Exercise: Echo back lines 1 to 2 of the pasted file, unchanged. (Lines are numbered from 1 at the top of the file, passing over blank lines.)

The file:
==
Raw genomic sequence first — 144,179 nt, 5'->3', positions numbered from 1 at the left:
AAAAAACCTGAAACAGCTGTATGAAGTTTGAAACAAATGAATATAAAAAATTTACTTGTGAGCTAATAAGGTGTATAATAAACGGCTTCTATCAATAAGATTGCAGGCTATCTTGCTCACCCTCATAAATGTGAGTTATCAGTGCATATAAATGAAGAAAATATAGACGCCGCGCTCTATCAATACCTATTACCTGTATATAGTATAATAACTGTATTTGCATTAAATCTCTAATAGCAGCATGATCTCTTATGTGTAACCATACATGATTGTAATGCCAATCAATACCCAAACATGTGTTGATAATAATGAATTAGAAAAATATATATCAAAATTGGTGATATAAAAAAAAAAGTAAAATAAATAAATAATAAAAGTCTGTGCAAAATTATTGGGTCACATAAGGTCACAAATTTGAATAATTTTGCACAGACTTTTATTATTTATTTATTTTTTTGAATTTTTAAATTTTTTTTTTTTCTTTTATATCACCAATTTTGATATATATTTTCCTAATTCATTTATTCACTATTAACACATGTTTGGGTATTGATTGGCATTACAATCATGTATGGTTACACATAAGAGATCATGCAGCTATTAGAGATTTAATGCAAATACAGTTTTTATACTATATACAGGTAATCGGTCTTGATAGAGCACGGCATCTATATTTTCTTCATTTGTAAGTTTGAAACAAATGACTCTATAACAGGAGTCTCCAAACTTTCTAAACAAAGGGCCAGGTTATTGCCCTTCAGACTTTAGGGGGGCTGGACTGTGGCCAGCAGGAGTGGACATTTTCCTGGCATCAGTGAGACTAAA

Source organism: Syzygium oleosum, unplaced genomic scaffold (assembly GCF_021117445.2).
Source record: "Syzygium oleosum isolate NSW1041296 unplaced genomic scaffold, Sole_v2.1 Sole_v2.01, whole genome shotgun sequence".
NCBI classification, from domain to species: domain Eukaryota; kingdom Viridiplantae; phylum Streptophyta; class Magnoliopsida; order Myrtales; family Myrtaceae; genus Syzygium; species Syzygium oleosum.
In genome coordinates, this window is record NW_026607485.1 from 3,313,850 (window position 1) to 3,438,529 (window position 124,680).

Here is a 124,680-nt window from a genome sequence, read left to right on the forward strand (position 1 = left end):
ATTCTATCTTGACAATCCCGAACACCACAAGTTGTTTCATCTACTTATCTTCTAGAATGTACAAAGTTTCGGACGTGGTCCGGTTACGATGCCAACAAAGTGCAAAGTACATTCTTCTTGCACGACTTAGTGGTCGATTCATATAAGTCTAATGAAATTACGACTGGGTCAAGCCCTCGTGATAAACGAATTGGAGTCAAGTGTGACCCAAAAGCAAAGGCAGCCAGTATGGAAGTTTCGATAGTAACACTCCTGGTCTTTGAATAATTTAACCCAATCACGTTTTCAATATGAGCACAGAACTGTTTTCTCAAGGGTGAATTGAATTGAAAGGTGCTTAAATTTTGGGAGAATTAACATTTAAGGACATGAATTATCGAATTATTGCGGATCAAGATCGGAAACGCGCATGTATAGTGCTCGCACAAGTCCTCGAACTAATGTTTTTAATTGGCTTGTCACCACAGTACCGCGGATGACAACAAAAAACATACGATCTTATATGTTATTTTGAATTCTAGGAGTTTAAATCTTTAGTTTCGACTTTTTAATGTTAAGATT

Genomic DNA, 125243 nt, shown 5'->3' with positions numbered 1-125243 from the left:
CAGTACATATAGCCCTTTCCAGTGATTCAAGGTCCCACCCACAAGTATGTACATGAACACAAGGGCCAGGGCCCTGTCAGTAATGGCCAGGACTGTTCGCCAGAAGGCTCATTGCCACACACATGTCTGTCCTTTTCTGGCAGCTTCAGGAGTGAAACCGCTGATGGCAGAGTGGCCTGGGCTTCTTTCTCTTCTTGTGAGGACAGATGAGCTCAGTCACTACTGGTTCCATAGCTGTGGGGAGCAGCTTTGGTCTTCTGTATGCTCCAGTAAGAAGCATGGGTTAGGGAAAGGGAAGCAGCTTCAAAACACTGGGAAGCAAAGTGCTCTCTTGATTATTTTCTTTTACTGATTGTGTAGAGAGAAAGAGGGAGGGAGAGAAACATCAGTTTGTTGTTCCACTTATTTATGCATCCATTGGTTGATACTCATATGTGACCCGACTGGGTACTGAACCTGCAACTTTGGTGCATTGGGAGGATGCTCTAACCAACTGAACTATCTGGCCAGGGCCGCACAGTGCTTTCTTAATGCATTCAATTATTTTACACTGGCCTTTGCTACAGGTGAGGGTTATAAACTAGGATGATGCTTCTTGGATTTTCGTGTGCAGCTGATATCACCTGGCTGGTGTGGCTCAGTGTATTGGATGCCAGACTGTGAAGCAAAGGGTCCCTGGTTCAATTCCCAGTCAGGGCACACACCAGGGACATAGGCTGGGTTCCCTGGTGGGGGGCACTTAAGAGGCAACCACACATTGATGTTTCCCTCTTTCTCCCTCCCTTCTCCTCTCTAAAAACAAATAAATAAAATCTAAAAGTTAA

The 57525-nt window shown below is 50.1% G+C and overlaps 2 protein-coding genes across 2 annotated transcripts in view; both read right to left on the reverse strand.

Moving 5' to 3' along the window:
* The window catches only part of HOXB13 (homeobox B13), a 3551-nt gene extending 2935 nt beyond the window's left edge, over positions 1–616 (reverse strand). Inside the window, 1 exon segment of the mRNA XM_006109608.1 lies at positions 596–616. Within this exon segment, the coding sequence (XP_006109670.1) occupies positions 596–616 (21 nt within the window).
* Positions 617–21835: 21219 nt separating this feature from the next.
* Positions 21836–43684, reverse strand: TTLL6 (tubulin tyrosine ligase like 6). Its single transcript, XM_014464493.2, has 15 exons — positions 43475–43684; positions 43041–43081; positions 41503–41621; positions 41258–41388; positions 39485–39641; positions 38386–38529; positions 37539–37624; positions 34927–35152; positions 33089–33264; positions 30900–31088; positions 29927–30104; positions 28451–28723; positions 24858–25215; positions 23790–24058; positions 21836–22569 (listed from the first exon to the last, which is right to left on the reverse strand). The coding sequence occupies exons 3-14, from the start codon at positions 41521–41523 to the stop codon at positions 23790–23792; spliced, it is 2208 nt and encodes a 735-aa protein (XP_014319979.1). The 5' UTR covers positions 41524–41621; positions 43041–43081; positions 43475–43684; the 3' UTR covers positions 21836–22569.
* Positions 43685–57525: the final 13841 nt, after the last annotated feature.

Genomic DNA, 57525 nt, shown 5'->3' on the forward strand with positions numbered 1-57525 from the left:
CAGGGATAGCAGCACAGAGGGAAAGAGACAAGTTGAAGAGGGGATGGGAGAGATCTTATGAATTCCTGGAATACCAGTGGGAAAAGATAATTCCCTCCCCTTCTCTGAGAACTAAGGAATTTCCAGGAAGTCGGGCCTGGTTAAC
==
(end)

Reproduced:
Raw genomic sequence first — 144,179 nt, 5'->3', positions numbered from 1 at the left:
AAAAAACCTGAAACAGCTGTATGAAGTTTGAAACAAATGAATATAAAAAATTTACTTGTGAGCTAATAAGGTGTATAATAAACGGCTTCTATCAATAAGATTGCAGGCTATCTTGCTCACCCTCATAAATGTGAGTTATCAGTGCATATAAATGAAGAAAATATAGACGCCGCGCTCTATCAATACCTATTACCTGTATATAGTATAATAACTGTATTTGCATTAAATCTCTAATAGCAGCATGATCTCTTATGTGTAACCATACATGATTGTAATGCCAATCAATACCCAAACATGTGTTGATAATAATGAATTAGAAAAATATATATCAAAATTGGTGATATAAAAAAAAAAGTAAAATAAATAAATAATAAAAGTCTGTGCAAAATTATTGGGTCACATAAGGTCACAAATTTGAATAATTTTGCACAGACTTTTATTATTTATTTATTTTTTTGAATTTTTAAATTTTTTTTTTTTCTTTTATATCACCAATTTTGATATATATTTTCCTAATTCATTTATTCACTATTAACACATGTTTGGGTATTGATTGGCATTACAATCATGTATGGTTACACATAAGAGATCATGCAGCTATTAGAGATTTAATGCAAATACAGTTTTTATACTATATACAGGTAATCGGTCTTGATAGAGCACGGCATCTATATTTTCTTCATTTGTAAGTTTGAAACAAATGACTCTATAACAGGAGTCTCCAAACTTTCTAAACAAAGGGCCAGGTTATTGCCCTTCAGACTTTAGGGGGGCTGGACTGTGGCCAGCAGGAGTGGACATTTTCCTGGCATCAGTGAGACTAAA